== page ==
In the matter of Xiaomi Technology India Pvt Ltd. v. Union of India petition asking for the cancellation of the seizure order issued under Sections 37-A(1) and (3) of the Foreign Exchange Management Act, 1999 (FEMA), and challenging the constitutionality of Section 37-A.
Since its incorporation in 2014, Xiaomi Technology has been sourcing Xiaomi goods in India, including smartphones, TV accessories, and other gadgets. Xiaomi learned that summonses had been issued under Sections 131(1) of the Income Tax Act of 1961 and Sections 37-A(1) and (3) of the FEMA in February 2022. The Directorate of Enforcement opened investigations into Xiaomi after receiving information from the Income Tax agency regarding certain royalty payments made to overseas organisations. Xiaomi asserted that it was entitled to use Qualcomm’s proprietary and standard essential patents in the mobile phones it sells. Xiaomi asserted that these patents are necessary for the operation of its mobile phone and other devices, hence it pays royalty fees to Qualcomm for their use. The Subscriber Unit Licence Agreement between Xiaomi Inc. and Qualcomm served as the foundation for the royalties. A seizure order for INR 5551,27,15,824 was communicated to Xiaomi by the ED in 2022 in accordance with Section 37-A of the FEMA. According to the seizure order, there are grounds to suspect that the group’s foreign currency held outside of India is part of the royalties paid by the petitioner to Qualcomm. The assailed ruling further outlined the reasons for the seizure, stating that the ED had not discovered any agreements or legitimate legal justifications for the petitioner’s money transfers. Royalties and intellectual property rights were not included in the price of the goods.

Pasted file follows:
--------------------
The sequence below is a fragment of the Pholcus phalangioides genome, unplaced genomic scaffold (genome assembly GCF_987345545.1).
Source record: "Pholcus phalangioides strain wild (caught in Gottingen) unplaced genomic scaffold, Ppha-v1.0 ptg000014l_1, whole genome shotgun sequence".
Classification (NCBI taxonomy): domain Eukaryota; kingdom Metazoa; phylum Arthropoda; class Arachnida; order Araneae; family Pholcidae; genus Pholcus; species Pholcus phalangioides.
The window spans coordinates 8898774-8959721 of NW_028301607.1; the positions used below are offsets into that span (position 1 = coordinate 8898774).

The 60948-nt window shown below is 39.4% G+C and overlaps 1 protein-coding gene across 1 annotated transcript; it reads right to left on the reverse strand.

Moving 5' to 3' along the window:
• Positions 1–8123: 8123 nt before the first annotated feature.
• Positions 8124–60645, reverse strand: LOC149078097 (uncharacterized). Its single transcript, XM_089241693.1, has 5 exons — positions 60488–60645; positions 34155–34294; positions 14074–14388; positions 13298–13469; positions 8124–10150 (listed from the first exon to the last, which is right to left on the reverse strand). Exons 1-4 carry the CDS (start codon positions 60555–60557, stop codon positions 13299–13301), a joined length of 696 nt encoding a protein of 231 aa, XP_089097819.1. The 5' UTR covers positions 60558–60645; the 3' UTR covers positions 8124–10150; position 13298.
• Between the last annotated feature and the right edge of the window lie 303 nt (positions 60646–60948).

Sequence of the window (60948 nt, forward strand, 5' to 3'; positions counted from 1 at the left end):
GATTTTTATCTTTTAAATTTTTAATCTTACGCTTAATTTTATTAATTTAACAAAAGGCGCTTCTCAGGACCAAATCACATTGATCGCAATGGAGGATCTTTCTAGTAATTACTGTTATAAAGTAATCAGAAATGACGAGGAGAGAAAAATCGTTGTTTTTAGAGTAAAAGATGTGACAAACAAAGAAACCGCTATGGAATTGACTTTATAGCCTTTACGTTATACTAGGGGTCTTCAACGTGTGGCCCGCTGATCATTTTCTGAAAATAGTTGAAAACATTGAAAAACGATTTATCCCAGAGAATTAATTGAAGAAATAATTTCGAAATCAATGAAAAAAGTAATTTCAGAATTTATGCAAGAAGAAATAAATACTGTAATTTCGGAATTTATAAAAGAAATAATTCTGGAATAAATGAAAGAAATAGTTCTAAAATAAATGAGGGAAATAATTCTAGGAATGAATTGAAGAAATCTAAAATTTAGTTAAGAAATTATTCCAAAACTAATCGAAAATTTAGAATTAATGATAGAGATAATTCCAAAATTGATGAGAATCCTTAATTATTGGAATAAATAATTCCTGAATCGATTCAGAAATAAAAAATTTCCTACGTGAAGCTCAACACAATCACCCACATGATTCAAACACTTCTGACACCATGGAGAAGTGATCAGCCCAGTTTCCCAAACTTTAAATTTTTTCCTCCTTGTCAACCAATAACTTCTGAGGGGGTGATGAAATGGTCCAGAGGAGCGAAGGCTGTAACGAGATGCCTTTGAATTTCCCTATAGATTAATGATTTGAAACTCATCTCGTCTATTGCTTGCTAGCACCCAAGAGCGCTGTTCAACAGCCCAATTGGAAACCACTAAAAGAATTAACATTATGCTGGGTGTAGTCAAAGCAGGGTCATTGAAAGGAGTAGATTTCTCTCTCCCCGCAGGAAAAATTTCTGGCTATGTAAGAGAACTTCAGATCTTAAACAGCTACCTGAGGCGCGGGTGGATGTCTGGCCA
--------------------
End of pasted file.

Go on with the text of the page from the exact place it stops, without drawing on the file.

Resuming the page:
Submission from Parties
According to the appellant, Section 37A exhibits evident arbitrariness because it grants “unbridled and unguided power”. After all, even the slightest suspicion can result in a seizure order. Additionally, the provision violates Article 14 of the Constitution because there are no rules defining the grounds for belief.
The Respondent argued that Section 37A had adequate protections and that the purpose of this provision was to address the problem of black money being stashed outside of India under the guise of business.
Even though Xiaomi’s challenge to the FEMA provision is maintainable based on the claim that it violates Article 14 of the Constitution, Section 37-A of FEMA is not ultra vires the Constitution as it does not manifest any arbitrariness on any grounds whatsoever, according to the single judge bench of the Karnataka high court, Justice M. Nagaprasanna.
The Court emphasised that an organisation with roots outside of India may contest the constitutionality of Indian laws because they infringe upon fundamental rights. The petitioner’s challenge is based on the claim that Section 37A exhibits arbitrariness, and the Court noted that Art. 14 of the Constitution is “person-centric”; as a result, the petition is applicable. The petitioner may approach the Tribunal under Section 37A (5) to exercise his or her right to appeal, the Court ruled in rejecting the challenge to Section 37A’s validity.